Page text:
Public Land Survey System

What is PLSS?

The Public Land Survey System (PLSS) is a way of subdividing and describing land in the United States. All lands in the public domain are subject to subdivision by this rectangular system of surveys, which is regulated by the U.S. Department of the Interior, Bureau of Land Management (BLM).

The PLSS is used to divide public domain lands, which are lands owned by the Federal government for the benefit of the citizens of the United States. The original public domain included the land ceded to the Federal Government by the thirteen original States, supplemented with acquisitions from native Indians and foreign powers. It encompasses major portions of the land area of 30 southern and western States. Since the original PLSS surveys were completed, much of the land that was originally part of the public domain has been transferred to private ownership and in some areas the PLSS has been extended, following similar rules of division, into non-public domain areas. PLSS rules of division are explained below. For areas that were once part of the public domain, legal land descriptions are usually written in terms of PLSS descriptions.

The PLSS typically divides land into 6-mile-square townships, which is the level of information included in the National Atlas. Townships are subdivided into 36 one-mile- square sections. Sections can be further subdivided into quarter sections, quarter-quarter sections, or irregular government lots. Normally, a permanent monument, or marker, is placed at each section corner. Monuments are also placed at quarter-section corners and at other important points, such as the corners of government lots. Today permanent monuments are usually inscribed tablets set on iron rods or in concrete. The original PLSS surveys were often marked by wooden stakes or posts, marked trees, pits, or piles of rock, or other less-permanent markers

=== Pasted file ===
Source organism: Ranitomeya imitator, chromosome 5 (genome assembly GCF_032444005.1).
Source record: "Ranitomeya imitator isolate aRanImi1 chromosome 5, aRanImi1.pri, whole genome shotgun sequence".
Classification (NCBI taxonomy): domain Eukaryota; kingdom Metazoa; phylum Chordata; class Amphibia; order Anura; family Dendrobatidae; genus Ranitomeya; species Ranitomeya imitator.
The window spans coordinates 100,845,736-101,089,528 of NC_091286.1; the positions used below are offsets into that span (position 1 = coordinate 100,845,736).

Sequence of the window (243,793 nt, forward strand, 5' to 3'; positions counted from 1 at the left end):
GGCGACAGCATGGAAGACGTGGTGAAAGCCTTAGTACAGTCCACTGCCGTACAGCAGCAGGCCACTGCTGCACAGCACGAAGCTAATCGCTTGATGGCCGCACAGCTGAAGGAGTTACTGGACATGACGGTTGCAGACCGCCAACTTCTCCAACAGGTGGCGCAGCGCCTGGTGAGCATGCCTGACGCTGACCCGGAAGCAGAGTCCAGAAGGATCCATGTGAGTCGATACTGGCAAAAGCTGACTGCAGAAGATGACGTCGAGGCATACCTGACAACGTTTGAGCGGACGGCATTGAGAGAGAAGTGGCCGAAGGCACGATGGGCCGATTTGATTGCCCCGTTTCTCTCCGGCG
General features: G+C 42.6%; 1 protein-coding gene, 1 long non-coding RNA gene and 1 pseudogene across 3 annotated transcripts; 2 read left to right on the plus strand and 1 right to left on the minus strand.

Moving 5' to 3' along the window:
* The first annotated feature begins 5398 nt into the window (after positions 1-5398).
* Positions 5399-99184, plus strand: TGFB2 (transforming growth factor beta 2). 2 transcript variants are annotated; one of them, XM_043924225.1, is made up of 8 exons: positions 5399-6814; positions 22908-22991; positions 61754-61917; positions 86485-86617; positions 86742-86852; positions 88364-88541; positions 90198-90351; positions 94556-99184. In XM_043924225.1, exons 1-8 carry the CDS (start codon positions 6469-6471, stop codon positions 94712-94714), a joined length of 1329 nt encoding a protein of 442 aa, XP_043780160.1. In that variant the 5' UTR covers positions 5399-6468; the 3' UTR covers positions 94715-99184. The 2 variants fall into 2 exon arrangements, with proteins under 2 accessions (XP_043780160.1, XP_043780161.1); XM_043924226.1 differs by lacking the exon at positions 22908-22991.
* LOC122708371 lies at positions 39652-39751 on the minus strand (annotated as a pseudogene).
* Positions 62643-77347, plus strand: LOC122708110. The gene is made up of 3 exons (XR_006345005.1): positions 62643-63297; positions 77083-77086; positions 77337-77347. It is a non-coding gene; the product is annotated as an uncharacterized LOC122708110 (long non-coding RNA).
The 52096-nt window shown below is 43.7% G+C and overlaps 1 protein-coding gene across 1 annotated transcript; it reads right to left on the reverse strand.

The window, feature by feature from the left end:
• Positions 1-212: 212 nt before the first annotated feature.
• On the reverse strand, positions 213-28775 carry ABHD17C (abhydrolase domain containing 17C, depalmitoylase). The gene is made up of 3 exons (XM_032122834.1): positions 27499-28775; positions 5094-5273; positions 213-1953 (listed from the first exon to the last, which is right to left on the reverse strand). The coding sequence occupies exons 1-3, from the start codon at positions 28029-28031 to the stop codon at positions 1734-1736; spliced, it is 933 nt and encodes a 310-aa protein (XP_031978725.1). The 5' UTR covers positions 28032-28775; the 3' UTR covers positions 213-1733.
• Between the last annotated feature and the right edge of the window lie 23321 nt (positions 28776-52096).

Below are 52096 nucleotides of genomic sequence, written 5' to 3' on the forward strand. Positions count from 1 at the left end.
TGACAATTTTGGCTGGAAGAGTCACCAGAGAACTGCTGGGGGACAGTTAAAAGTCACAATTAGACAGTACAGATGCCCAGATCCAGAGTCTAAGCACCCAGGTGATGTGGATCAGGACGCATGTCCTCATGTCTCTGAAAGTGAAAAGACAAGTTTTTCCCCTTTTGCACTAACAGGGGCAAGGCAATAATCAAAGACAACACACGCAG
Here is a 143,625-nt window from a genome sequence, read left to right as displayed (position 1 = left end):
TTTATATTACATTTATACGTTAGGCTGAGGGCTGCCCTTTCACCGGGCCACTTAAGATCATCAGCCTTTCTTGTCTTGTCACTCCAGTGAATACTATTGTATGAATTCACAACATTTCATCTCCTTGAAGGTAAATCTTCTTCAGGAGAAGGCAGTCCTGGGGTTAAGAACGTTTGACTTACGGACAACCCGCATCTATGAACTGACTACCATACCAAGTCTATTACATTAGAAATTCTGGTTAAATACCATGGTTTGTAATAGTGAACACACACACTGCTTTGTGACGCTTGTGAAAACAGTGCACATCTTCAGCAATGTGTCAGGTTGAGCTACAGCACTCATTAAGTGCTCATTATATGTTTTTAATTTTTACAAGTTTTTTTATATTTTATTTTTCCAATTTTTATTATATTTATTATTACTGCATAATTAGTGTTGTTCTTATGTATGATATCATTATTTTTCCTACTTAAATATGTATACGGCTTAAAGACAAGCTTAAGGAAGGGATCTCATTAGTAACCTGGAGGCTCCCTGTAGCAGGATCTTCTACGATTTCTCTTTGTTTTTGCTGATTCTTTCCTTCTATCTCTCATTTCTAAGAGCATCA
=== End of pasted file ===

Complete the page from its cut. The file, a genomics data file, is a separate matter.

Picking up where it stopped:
The PLSS actually consists of a series of separate surveys. Most PLSS surveys begin at an initial point, and townships are surveyed north, south, east, and west from that point. The north-south line that runs through the initial point is a true meridian and is called the Principal Meridian. There are 37 Principal Meridians, each is named, and these names are used to distinguish the various surveys. The east-west line that runs through the initial point is called a base line. This line is perpendicular to the Principal Meridian.

Each township is identified with a township and range designation. Township designations indicate the location north or south of the baseline, and range designations indicate the location east or west of the Principal Meridian. For example, a township might be identified as Township 7 North, Range 2 West, which would mean that it was in the 7th tier of townships north of a baseline, and in the 2nd column of townships west of a baseline. A legal land description of a section includes the State, Principal Meridian name, Township and Range designations with directions, and the section number: Nebraska, Sixth Principal Meridian T7N, R2W, sec5.

While the original PLSS surveys were supposed to conform to official procedures, some errors were made due either to honest mistakes or to fraudulent surveys. Existing surveys are considered authoritative, and any new surveys must work from existing corners and surveys, in spite of errors in the original surveys and variations from the ideal. This sometimes results in sections that are far from square, or that contain well over or under 640 acres.

History of the PLSS

General History